Are you blaming yourself for your situation? Do you demand too much of yourself? Do you push yourself past the point of reason? Somewhere along our path we learned to be self-critical. The world we live in supports the notion and we continue on with self-talk that reminds us of every less-than-perfect thing we do. The next time you hear that tape playing in your head hit the pause button, rewind, and erase. You may not be as kind to yourself as you are to others. I have a magnet on the refrigerator that reads, “I reckon there are three things in life that are important. The first is to be kind. The second is to be kind. The third is to be kind.” Of course, you say. But are you kind to yourself? Do you spend alone time to reflect and renew?

After hearing of the death of John the Baptist, Jesus’ cousin, we read in Matthew 14:13, “When Jesus heard what had happened, he withdrew by boat privately to a solitary place.” Two lessons: Jesus felt sadness at John the Baptist’s death and Jesus took time away for himself.

Luke 5:15But Jesus often withdrew to lonely places and prayed.

It is not a selfish thing to take time for and believe in yourself!

“Our deepest fear is not that we are inadequate.

Our deepest fear is that we are powerful beyond measure.

It is our light, not our darkness, that most frightens us.

We ask ourselves, who am I to be brilliant,

gorgeous, talented and fabulous?

Actually, who are you not to be?

You are a child of God.

Your playing small doesn’t serve the world.

There’s nothing enlightening about shrinking so that

other people won’t feel insecure around you.

We were born to make manifest the glory of God

that is within us. It’s not just in some of us;

it’s in everyone. And as we let our own light shine,

we unconsciously give other people permission

to do the same. As we are liberated from our own fear,

Our presence automatically liberates others.”2

  •  Keep Your Eyes On Jesus

One of my favorite hymns, “Turn Your Eyes Upon Jesus,” was written by Helen Howarth Lemmel. She was born in England, studied music in Germany, and married a wealthy European. Then when she lost her sight he left her and “she struggled with multiple heartaches during midlife. At age 55, Helen heard a statement that deeply impressed her: ‘So then, turn your eyes upon Him, look full into His face and you will find that the things of earth will acquire a strange new dimness.’” When she heard this statement she said, “I stood still, and singing in my soul and spirit was the chorus, with not one conscious moment of putting word to word to make rhyme, or note to note to make melody. The verses were written the same week, after the usual manner of composition, but nonetheless dictated by the Holy Spirit.”3 I liked this song long before my husband left me and before I taught children who were blind. It just has more meaning now that I know the story behind it.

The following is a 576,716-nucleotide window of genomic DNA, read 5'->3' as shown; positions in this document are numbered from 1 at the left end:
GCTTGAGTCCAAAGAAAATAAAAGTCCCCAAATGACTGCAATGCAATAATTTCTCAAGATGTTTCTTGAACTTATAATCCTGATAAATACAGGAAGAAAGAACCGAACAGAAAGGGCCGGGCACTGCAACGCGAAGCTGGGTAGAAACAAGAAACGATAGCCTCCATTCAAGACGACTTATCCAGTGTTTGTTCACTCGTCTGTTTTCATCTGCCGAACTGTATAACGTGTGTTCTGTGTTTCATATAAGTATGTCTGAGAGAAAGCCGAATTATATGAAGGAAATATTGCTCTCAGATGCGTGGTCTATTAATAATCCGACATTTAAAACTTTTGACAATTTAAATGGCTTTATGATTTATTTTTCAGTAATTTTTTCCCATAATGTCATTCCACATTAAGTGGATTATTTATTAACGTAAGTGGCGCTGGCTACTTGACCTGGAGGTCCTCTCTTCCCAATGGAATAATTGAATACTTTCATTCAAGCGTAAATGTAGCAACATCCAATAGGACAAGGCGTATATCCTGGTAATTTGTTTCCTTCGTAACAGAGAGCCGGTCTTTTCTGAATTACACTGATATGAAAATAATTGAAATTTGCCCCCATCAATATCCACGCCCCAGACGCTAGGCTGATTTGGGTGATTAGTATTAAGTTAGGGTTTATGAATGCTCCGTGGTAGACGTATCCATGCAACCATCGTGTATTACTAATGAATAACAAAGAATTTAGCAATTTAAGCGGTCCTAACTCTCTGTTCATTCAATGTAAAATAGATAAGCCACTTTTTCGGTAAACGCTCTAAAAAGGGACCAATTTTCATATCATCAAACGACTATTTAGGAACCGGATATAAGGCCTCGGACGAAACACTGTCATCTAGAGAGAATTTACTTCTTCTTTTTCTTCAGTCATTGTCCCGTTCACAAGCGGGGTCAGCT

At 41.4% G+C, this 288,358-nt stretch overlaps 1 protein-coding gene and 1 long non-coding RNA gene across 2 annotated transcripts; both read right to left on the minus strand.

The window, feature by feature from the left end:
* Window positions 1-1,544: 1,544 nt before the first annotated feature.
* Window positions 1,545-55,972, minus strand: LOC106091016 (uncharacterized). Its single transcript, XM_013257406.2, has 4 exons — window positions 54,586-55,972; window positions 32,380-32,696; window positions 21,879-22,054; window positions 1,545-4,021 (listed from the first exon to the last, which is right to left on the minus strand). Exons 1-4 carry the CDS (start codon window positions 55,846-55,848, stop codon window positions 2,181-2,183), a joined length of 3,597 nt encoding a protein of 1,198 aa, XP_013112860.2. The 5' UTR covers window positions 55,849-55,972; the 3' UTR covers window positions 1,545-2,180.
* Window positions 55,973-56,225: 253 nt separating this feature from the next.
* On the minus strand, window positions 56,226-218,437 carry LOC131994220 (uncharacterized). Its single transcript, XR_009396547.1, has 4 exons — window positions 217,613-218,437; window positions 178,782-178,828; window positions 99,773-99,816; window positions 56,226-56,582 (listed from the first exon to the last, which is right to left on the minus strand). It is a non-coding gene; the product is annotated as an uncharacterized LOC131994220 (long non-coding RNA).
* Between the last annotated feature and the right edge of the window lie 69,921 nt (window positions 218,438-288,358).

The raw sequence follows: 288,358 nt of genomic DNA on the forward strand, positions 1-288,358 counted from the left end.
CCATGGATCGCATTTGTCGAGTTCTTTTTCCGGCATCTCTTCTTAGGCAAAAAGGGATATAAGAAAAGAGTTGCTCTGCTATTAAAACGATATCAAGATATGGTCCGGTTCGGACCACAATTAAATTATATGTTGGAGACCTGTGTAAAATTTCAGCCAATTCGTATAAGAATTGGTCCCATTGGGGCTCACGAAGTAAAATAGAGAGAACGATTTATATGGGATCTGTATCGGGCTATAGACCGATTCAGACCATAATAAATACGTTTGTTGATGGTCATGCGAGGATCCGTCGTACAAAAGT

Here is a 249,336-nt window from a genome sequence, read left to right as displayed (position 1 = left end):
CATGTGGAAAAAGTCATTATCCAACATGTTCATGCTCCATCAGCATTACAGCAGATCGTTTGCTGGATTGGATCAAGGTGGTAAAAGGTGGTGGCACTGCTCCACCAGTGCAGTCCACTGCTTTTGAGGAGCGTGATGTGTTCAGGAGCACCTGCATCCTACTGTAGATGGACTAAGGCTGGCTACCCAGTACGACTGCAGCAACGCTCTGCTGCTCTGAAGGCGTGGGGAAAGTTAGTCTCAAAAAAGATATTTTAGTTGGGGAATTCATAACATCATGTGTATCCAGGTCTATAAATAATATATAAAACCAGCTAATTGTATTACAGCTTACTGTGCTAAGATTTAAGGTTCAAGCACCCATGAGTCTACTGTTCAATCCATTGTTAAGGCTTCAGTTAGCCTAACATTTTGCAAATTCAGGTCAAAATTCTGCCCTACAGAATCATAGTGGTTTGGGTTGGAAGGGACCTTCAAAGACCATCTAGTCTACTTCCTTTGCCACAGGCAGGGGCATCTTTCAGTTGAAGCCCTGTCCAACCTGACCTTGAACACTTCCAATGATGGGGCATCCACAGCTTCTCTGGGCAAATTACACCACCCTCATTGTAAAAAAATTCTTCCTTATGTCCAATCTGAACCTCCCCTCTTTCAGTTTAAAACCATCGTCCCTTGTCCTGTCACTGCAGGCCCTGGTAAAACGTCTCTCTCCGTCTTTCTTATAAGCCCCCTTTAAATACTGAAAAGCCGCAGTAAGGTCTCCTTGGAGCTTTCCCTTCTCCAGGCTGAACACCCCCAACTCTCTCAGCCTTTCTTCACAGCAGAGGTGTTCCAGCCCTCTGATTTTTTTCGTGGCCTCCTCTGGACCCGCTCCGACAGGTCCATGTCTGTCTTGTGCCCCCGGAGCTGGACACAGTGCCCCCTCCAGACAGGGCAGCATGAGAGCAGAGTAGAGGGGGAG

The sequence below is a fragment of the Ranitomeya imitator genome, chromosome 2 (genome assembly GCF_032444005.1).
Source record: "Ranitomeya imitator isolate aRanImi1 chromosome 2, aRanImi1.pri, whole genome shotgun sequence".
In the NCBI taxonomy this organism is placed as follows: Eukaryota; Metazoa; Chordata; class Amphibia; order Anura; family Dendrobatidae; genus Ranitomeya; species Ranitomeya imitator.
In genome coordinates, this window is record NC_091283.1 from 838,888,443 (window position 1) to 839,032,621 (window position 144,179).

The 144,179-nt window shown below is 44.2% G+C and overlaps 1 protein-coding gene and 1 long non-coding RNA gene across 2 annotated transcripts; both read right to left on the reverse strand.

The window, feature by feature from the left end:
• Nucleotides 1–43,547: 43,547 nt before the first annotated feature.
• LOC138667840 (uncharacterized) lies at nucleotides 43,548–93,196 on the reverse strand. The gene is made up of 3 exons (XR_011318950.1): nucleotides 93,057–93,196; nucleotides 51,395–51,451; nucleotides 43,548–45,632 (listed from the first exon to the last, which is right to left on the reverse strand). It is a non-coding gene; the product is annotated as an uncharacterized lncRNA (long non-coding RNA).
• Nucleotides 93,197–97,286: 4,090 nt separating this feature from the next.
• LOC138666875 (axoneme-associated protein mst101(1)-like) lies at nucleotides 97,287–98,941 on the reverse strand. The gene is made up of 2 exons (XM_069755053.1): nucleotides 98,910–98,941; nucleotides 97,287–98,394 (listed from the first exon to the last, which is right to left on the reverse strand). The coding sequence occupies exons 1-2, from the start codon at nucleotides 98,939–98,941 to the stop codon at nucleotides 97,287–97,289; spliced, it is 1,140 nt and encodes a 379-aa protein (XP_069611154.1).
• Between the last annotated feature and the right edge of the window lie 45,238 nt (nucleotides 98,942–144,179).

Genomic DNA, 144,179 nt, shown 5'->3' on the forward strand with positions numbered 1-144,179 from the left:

When raising a child or children as a single mom you will need to walk closely with the Spirit. I know no other way than to pull tightly in to Him for strength when my path gets scary. Helen’s words say it best.

O soul, are you weary and troubled? No light in the darkness you see?

There’s light for a look at the Savior, And life more abundant and free!

Turn your eyes upon Jesus, Look full in His wonderful face,

And the things of earth will grow strangely dim in the light of His glory and grace.4

Notes

1.  One Day at a Time in Al-Anon (New York:  Al-Anon Family Group Headquarters, Inc. 1983), 76.

2. Nelson Mandela, 1994 Inaugural Speech.

3. Robert J. Morgan, Then Sings My Soul (Nashville, Tenn.:  Thomas Nelson, 2003), 283.

4. Ibid.